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| 1 minute read

Credit Agencies to Remove Most Consumer Medical Debt from Reports

Consumer credit reporting agencies Equifax, Experian, and TransUnion announced they will eliminate from their reporting nearly 70% of the $88 billion in medical debt incurred by American consumers.

The decisions come on the heels of the recently released results of research by the federal Consumer Financial Protection Bureau. It found that by June, 2021, as much as $140 billion in medical debt, not all of it reported to credit agencies, was owed by over 43 million Americans. More than half of Americans, 58%, or about 116 million consumers, self-reported owing on unpaid medical bills.

The reporting agencies issued a joint statement on their decisions, explaining the nature and timing of medical debt justified removal of much of it from consumer credit reports. In their statement they acknowledge that medical debt often occurs suddenly and in unplanned amounts:

"Medical collections debt often arises from unforeseen medical circumstances. These changes are another step we're taking together to help people across the United States focus on their financial and personal well-being."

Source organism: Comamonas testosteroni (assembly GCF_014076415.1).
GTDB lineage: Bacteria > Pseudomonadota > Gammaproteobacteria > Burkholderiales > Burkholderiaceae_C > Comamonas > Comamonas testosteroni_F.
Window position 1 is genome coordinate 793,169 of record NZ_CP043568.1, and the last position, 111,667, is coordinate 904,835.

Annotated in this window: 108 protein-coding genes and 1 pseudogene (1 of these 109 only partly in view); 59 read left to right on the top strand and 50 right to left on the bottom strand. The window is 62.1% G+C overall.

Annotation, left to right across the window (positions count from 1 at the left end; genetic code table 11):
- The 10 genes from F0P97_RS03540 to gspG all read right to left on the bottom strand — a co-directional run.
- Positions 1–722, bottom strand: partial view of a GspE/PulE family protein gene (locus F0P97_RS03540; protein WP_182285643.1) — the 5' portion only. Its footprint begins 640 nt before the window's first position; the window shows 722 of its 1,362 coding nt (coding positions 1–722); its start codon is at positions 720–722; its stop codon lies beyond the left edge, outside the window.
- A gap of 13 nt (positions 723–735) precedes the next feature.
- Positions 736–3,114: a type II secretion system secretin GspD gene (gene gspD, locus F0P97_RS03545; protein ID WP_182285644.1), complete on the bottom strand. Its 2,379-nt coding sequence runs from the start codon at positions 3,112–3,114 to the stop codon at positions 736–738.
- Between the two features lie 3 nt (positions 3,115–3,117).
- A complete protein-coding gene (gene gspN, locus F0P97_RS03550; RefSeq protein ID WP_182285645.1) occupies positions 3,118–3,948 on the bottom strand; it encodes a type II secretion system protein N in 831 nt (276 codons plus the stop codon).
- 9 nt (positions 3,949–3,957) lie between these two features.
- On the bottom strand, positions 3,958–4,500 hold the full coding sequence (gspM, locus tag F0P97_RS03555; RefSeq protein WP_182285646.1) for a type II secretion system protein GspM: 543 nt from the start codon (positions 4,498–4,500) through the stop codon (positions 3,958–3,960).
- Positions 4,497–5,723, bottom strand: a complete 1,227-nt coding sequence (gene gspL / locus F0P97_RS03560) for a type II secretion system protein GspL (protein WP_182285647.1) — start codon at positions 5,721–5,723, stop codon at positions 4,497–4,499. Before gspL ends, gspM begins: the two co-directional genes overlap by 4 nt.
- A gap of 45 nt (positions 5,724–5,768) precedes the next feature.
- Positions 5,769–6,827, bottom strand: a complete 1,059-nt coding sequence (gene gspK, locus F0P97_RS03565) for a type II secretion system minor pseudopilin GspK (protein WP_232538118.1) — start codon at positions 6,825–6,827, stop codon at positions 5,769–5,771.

In July, 2022, most medical debt that had gone into collections but that a consumer has since paid will be removed from credit reports. In the past, the fact of a collection agency's involvement would remain on a report for up to seven years and negatively affect consumer credit scores. Such downward pressure on consumer credit scores negatively impacts mortgage, car loan, and business lines of credit, as well as employment and other life opportunities. 

It will now take over one year before medical debt collections appear on reports instead of six months. 

By mid-2023, medical debt under $500 will not be included on credit reports. 

More changes are expected. The current decisions follow credit reporting agency actions in the recent past to remove from their consumer credit reports other negative consumer information sent to collections including unpaid traffic tickets, certain tax liens, civil judgments, library fines, and debt owed on unpaid gym memberships. 

"[M]edical debt is less predictive of a person’s ability to repay than other kinds of loans"